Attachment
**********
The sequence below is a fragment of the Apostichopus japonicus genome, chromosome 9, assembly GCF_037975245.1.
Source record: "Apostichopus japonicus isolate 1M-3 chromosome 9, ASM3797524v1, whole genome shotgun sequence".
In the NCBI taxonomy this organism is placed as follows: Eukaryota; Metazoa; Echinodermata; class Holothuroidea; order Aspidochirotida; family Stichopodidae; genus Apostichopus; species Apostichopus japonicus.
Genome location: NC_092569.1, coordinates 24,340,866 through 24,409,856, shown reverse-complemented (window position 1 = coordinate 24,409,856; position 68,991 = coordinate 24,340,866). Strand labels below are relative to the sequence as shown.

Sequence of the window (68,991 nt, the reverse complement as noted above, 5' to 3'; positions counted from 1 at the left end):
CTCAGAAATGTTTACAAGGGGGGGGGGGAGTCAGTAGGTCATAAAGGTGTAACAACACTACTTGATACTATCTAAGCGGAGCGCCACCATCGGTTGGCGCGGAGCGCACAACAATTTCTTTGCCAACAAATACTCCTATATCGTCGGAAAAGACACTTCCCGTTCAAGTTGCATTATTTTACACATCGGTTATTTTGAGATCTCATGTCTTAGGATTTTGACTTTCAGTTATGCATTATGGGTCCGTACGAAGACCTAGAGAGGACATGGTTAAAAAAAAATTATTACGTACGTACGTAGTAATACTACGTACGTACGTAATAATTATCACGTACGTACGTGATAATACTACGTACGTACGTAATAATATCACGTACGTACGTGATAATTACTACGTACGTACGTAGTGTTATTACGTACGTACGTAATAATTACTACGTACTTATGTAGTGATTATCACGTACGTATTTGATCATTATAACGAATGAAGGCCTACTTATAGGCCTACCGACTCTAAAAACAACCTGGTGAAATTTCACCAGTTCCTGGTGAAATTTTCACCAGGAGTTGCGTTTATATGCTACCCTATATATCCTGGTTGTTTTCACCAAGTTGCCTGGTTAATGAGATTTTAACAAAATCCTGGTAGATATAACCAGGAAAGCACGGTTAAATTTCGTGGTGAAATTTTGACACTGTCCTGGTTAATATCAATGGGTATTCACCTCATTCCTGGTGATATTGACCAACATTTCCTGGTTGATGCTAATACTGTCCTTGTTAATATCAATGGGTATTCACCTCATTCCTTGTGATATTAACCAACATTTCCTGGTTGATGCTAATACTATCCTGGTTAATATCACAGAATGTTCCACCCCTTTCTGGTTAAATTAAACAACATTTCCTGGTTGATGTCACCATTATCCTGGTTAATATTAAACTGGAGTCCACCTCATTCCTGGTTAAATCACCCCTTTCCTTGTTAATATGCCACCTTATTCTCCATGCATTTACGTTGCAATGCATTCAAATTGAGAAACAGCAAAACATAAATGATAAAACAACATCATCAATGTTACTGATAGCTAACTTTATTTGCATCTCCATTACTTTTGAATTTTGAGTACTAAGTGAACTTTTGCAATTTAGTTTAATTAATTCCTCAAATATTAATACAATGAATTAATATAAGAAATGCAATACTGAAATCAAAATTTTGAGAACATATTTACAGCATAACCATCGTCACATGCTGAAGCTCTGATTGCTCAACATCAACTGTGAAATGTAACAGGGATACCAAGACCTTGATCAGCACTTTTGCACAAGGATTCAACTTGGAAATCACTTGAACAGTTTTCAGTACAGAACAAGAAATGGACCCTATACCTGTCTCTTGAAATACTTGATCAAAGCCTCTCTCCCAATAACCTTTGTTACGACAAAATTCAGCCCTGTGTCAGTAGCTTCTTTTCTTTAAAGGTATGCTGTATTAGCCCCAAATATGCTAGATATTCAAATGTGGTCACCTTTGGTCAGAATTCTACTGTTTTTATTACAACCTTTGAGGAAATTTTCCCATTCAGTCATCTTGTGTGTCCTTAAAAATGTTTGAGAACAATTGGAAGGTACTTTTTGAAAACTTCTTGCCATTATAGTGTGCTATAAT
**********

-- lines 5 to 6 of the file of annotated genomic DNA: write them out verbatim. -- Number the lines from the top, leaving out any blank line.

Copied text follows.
Sequence of the window (68,991 nt, the reverse complement as noted above, 5' to 3'; positions counted from 1 at the left end):
CTCAGAAATGTTTACAAGGGGGGGGGGGAGTCAGTAGGTCATAAAGGTGTAACAACACTACTTGATACTATCTAAGCGGAGCGCCACCATCGGTTGGCGCGGAGCGCACAACAATTTCTTTGCCAACAAATACTCCTATATCGTCGGAAAAGACACTTCCCGTTCAAGTTGCATTATTTTACACATCGGTTATTTTGAGATCTCATGTCTTAGGATTTTGACTTTCAGTTATGCATTATGGGTCCGTACGAAGACCTAGAGAGGACATGGTTAAAAAAAAATTATTACGTACGTACGTAGTAATACTACGTACGTACGTAATAATTATCACGTACGTACGTGATAATACTACGTACGTACGTAATAATATCACGTACGTACGTGATAATTACTACGTACGTACGTAGTGTTATTACGTACGTACGTAATAATTACTACGTACTTATGTAGTGATTATCACGTACGTATTTGATCATTATAACGAATGAAGGCCTACTTATAGGCCTACCGACTCTAAAAACAACCTGGTGAAATTTCACCAGTTCCTGGTGAAATTTTCACCAGGAGTTGCGTTTATATGCTACCCTATATATCCTGGTTGTTTTCACCAAGTTGCCTGGTTAATGAGATTTTAACAAAATCCTGGTAGATATAACCAGGAAAGCACGGTTAAATTTCGTGGTGAAATTTTGACACTGTCCTGGTTAATATCAATGGGTATTCACCTCATTCCTGGTGATATTGACCAACATTTCCTGGTTGATGCTAATACTGTCCTTGTTAATATCAATGGGTATTCACCTCATTCCTTGTGATATTAACCAACATTTCCTGGTTGATGCTAATACTATCCTGGTTAATATCACAGAATGTTCCACCCCTTTCTGGTTAAATTAAACAACATTTCCTGGTTGATGTCACCATTATCCTGGTTAATATTAAACTGGAGTCCACCTCATTCCTGGTTAAATCACCCCTTTCCTTGTTAATATGCCACCTTATTCTCCATGCATTTACGTTGCAATGCATTCAAATTGAGAAACAGCAAAACATAAATGATAAAACAACATCATCAATGTTACTGATAGCTAACTTTATTTGCATCTCCATTACTTTTGAATTTTGAGTACTAAGTGAACTTTTGCAATTTAGTTTAATTAATTCCTCAAATATTAATACAATGAATTAATATAAGAAATGCAATACTGAAATCAAAATTTTGAGAACATATTTACAGCATAACCATCGTCACATGCTGAAGCTCTGATTGCTCAACATCAACTGTGAAATGTAACAGGGATACCAAGACCTTGATCAGCACTTTTGCACAAGGATTCAACTTGGAAATCACTTGAACAGTTTTCAGTACAGAACAAGAAATGGACCCTATACCTGTCTCTTGAAATACTTGATCAAAGCCTCTCTCCCAATAACCTTTGTTACGACAAAATTCAGCCCTGTGTCAGTAGCTTCTTTTCTTTAAAGGTATGCTGTATTAGCCCCAAATATGCTAGATATTCAAATGTGGTCACCTTTGGTCAGAATTCTACTGTTTTTATTACAACCTTTGAGGAAATTTTCCCATTCAGTCATCTTGTGTGTCCTTAAAAATGTTTGAGAACAATTGGAAGGTACTTTTTGAAAACTTCTTGCCATTATAGTGTGCTATAAT